The donut charts help explain the percentage of the world that is perceived as more vs. less corrupt.

visual-percentage-donut-chart

 

Pros: Relies less on area and more on the size of the arc, making them easier to understand at a glance. Offer space to add labels on the inside.

Cons: Still difficult to understand with lots of slices, or to understand trends between multiple donut charts.

Stacked Bar Graph

A 100% stacked bar graph shows percentages of a whole within a single bar or a set of bars.

These are particularly useful if you need to show a comparison between multiple datasets.

Unlike pie charts and donut charts, where the circular form makes it hard to compare percentages, the stacked bar graph makes this easier.

This interactive visual compares creative routines of famous writers, artists, and musicians. All the creatives had the same number of hours in a day, but this chart shows how differently they used them.

visual-percentage-stacked-bar-graph

 

Pros: Easier to compare between datasets than pie charts.

Cons: The 100% scale may not be as obvious in a bar as it is in a pie chart. Harder to compare segments the more segments there are.

How to Visualize a Proportion

Proportions can usually be visualized similarly to percentages; it’s just another way to think about the data. However, pictogram charts and proportional area charts are especially powerful for proportions.

Pictogram Chart

When using a pictogram chart for proportions, color some of the icons a different color to represent a portion of the data.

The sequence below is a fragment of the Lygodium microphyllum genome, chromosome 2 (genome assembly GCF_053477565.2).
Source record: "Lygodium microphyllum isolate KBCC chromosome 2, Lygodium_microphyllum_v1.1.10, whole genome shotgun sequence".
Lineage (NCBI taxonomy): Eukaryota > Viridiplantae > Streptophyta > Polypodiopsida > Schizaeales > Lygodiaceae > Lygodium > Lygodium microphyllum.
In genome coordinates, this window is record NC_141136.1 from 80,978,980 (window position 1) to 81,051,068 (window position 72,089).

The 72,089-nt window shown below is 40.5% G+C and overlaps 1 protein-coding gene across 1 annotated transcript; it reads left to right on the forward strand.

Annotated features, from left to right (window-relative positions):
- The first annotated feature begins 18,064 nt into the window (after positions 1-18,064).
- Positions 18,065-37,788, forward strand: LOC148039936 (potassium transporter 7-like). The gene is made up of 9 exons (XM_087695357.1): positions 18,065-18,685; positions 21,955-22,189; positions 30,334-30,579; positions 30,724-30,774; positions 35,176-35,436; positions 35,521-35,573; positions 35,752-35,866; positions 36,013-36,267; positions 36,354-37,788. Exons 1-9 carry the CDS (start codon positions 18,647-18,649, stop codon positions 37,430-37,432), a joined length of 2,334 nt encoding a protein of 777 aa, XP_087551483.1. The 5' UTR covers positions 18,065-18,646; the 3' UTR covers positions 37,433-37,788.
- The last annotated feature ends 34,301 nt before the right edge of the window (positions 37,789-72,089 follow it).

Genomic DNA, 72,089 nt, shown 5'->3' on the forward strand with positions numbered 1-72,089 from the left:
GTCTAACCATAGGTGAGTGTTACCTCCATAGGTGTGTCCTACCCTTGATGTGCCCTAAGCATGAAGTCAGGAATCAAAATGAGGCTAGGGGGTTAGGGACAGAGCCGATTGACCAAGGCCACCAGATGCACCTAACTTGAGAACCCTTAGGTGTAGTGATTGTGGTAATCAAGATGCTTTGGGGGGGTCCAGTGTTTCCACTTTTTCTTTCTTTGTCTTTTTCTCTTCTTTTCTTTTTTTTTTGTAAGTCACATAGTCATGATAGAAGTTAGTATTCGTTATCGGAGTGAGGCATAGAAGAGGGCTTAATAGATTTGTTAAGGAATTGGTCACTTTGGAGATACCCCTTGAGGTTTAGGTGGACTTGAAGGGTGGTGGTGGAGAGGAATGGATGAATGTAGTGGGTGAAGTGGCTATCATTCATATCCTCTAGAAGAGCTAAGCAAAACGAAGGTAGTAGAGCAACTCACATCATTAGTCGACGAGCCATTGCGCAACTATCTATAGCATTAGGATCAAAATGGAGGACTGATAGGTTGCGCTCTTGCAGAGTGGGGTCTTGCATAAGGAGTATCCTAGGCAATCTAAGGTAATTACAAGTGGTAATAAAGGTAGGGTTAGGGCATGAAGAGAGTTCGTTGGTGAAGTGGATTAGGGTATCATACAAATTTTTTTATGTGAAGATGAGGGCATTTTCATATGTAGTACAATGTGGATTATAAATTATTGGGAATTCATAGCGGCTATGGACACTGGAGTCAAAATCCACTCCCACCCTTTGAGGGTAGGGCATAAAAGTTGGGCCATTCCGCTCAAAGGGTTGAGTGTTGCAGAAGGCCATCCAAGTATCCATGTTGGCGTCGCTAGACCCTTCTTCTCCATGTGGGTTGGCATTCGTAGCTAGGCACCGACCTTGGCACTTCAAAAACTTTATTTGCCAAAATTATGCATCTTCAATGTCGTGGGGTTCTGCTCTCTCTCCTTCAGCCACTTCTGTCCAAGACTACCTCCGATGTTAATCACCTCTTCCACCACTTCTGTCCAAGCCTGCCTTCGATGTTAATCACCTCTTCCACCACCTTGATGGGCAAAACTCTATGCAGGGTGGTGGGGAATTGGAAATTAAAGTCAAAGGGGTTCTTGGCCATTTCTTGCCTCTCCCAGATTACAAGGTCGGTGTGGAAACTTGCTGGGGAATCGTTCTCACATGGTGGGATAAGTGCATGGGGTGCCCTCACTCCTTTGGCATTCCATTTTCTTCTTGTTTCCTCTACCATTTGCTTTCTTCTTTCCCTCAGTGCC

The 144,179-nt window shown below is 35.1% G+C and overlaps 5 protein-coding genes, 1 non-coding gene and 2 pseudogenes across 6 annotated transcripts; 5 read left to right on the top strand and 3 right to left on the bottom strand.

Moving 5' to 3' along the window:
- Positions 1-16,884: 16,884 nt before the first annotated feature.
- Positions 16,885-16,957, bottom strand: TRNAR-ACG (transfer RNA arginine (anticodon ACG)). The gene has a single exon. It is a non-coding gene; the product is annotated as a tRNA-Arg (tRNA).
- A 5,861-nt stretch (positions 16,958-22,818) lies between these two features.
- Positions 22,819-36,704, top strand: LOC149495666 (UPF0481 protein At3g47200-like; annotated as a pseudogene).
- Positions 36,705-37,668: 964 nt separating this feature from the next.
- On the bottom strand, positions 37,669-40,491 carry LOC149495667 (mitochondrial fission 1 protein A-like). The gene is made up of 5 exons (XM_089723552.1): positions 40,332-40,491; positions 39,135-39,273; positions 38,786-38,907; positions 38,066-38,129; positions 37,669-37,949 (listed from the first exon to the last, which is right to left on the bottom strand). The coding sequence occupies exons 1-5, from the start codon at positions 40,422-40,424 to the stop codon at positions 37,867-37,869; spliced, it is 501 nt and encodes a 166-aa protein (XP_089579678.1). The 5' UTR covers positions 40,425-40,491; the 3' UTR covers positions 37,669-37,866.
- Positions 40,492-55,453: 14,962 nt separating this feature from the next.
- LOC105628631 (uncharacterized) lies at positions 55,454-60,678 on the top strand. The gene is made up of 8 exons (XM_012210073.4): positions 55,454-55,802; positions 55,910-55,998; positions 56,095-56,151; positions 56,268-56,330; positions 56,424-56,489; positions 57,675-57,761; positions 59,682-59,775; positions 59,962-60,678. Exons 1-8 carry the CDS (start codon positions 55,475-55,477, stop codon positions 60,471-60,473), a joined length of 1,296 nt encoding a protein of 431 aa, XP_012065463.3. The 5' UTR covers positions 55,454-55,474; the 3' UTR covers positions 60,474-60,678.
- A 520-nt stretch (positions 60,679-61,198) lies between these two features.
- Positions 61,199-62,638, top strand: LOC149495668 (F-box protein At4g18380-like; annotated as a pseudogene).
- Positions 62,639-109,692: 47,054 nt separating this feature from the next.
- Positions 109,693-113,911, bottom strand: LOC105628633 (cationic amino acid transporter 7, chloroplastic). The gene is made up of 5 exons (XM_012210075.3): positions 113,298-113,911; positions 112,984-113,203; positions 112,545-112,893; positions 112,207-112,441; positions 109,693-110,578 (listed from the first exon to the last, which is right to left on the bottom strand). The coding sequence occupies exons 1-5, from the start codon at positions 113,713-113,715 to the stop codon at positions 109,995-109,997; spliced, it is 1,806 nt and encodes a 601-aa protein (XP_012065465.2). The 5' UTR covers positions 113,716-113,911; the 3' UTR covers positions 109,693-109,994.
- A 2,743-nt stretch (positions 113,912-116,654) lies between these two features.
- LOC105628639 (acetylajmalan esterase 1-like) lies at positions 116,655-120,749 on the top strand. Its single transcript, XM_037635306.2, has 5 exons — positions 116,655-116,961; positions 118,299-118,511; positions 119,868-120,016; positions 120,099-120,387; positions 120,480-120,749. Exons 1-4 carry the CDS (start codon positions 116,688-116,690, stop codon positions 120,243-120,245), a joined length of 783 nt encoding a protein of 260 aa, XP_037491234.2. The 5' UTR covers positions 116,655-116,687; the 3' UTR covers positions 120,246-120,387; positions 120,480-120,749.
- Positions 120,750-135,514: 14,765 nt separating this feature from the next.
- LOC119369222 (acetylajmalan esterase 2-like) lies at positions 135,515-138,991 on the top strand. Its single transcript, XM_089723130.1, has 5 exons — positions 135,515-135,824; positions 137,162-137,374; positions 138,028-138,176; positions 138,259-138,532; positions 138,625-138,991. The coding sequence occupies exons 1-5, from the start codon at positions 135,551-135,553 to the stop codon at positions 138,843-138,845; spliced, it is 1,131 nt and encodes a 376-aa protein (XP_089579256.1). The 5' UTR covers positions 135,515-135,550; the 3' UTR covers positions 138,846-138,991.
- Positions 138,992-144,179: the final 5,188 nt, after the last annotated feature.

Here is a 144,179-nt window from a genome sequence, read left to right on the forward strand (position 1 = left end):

This pictogram chart compares populations of UK countries.

visual-proportion-pictogram-chart

 

Pros: Icons can simplify the meaning of complex data, and also make it more understandable across language and cultural barriers.

Cons: Using icons instead of a number is less precise, especially for very large numbers, which are hard to count. Avoid using partial icons to make the data more precise, as it can be hard to understand what a portion of an icon represents.

Proportional Area Chart

Proportional area charts are even simpler than pictogram charts.

They use the area of a shape to represent its size, and then another shape around or within it to compare it to.

The following example from 2011 shows the European debt crisis using proportional area charts. Countries are ordered by the size of their GDP and then overlaid with a red block representing the percentage of the GDP that is government debt.

In some cases, the debt completely swallows the GDP. The countries are all extremely easy to compare, being arranged this way.

visual-proportion-proportional-area-chart

 

Pros: Can compare lots of datasets easily without needing to rely on labels to get the main idea across.

Cons: It is hard to make these charts very precise and easily interpreted without labels.

How to Visualize a List

Sometimes your standout “data” is actually a list of items. Icon lists and bubble clouds are commonly used to visualize lists.

Icon List